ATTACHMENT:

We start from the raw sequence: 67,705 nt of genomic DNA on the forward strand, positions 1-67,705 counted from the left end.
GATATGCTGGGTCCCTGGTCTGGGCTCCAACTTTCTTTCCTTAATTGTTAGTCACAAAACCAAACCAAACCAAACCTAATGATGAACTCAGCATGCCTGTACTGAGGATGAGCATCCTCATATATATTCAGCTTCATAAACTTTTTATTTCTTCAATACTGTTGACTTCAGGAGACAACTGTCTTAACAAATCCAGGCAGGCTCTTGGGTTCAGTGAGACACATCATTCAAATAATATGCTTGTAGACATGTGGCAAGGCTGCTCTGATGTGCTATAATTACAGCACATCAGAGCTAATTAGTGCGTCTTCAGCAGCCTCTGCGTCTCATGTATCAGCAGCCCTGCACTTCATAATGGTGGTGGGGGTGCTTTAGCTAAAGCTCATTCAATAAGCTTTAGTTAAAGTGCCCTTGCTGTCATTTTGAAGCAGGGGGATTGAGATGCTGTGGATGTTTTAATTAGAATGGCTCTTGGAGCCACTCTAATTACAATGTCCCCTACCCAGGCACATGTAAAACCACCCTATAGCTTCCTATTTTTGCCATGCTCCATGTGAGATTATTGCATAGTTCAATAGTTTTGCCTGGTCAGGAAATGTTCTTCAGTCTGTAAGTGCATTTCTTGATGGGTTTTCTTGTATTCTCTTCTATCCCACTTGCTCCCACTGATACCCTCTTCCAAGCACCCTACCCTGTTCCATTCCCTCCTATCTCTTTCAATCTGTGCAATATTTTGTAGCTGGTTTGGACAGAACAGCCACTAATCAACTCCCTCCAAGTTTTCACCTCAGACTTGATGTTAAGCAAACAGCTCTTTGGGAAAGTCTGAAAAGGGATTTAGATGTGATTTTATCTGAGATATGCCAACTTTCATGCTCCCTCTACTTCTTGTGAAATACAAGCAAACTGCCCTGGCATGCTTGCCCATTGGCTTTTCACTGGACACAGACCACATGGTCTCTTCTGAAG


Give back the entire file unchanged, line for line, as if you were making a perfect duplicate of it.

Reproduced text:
We start from the raw sequence: 67,705 nt of genomic DNA on the forward strand, positions 1-67,705 counted from the left end.
GATATGCTGGGTCCCTGGTCTGGGCTCCAACTTTCTTTCCTTAATTGTTAGTCACAAAACCAAACCAAACCAAACCTAATGATGAACTCAGCATGCCTGTACTGAGGATGAGCATCCTCATATATATTCAGCTTCATAAACTTTTTATTTCTTCAATACTGTTGACTTCAGGAGACAACTGTCTTAACAAATCCAGGCAGGCTCTTGGGTTCAGTGAGACACATCATTCAAATAATATGCTTGTAGACATGTGGCAAGGCTGCTCTGATGTGCTATAATTACAGCACATCAGAGCTAATTAGTGCGTCTTCAGCAGCCTCTGCGTCTCATGTATCAGCAGCCCTGCACTTCATAATGGTGGTGGGGGTGCTTTAGCTAAAGCTCATTCAATAAGCTTTAGTTAAAGTGCCCTTGCTGTCATTTTGAAGCAGGGGGATTGAGATGCTGTGGATGTTTTAATTAGAATGGCTCTTGGAGCCACTCTAATTACAATGTCCCCTACCCAGGCACATGTAAAACCACCCTATAGCTTCCTATTTTTGCCATGCTCCATGTGAGATTATTGCATAGTTCAATAGTTTTGCCTGGTCAGGAAATGTTCTTCAGTCTGTAAGTGCATTTCTTGATGGGTTTTCTTGTATTCTCTTCTATCCCACTTGCTCCCACTGATACCCTCTTCCAAGCACCCTACCCTGTTCCATTCCCTCCTATCTCTTTCAATCTGTGCAATATTTTGTAGCTGGTTTGGACAGAACAGCCACTAATCAACTCCCTCCAAGTTTTCACCTCAGACTTGATGTTAAGCAAACAGCTCTTTGGGAAAGTCTGAAAAGGGATTTAGATGTGATTTTATCTGAGATATGCCAACTTTCATGCTCCCTCTACTTCTTGTGAAATACAAGCAAACTGCCCTGGCATGCTTGCCCATTGGCTTTTCACTGGACACAGACCACATGGTCTCTTCTGAAG